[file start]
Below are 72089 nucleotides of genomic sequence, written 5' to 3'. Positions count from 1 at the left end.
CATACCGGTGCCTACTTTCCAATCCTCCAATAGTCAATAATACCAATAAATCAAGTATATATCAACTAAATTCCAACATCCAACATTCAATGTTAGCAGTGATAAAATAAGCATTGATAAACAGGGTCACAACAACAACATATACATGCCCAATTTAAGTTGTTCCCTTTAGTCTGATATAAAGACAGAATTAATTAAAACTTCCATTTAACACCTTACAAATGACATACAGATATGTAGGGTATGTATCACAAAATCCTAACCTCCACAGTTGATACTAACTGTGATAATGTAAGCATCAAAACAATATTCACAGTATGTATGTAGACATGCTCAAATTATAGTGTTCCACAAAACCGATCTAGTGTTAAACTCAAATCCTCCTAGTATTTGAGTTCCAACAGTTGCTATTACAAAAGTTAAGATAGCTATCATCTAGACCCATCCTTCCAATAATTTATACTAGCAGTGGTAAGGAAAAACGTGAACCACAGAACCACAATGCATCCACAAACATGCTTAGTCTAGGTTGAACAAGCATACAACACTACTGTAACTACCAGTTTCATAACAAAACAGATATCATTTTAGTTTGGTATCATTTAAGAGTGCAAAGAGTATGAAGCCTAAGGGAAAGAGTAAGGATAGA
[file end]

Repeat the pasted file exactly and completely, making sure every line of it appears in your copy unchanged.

Below are 72089 nucleotides of genomic sequence, written 5' to 3'. Positions count from 1 at the left end.
CATACCGGTGCCTACTTTCCAATCCTCCAATAGTCAATAATACCAATAAATCAAGTATATATCAACTAAATTCCAACATCCAACATTCAATGTTAGCAGTGATAAAATAAGCATTGATAAACAGGGTCACAACAACAACATATACATGCCCAATTTAAGTTGTTCCCTTTAGTCTGATATAAAGACAGAATTAATTAAAACTTCCATTTAACACCTTACAAATGACATACAGATATGTAGGGTATGTATCACAAAATCCTAACCTCCACAGTTGATACTAACTGTGATAATGTAAGCATCAAAACAATATTCACAGTATGTATGTAGACATGCTCAAATTATAGTGTTCCACAAAACCGATCTAGTGTTAAACTCAAATCCTCCTAGTATTTGAGTTCCAACAGTTGCTATTACAAAAGTTAAGATAGCTATCATCTAGACCCATCCTTCCAATAATTTATACTAGCAGTGGTAAGGAAAAACGTGAACCACAGAACCACAATGCATCCACAAACATGCTTAGTCTAGGTTGAACAAGCATACAACACTACTGTAACTACCAGTTTCATAACAAAACAGATATCATTTTAGTTTGGTATCATTTAAGAGTGCAAAGAGTATGAAGCCTAAGGGAAAGAGTAAGGATAGA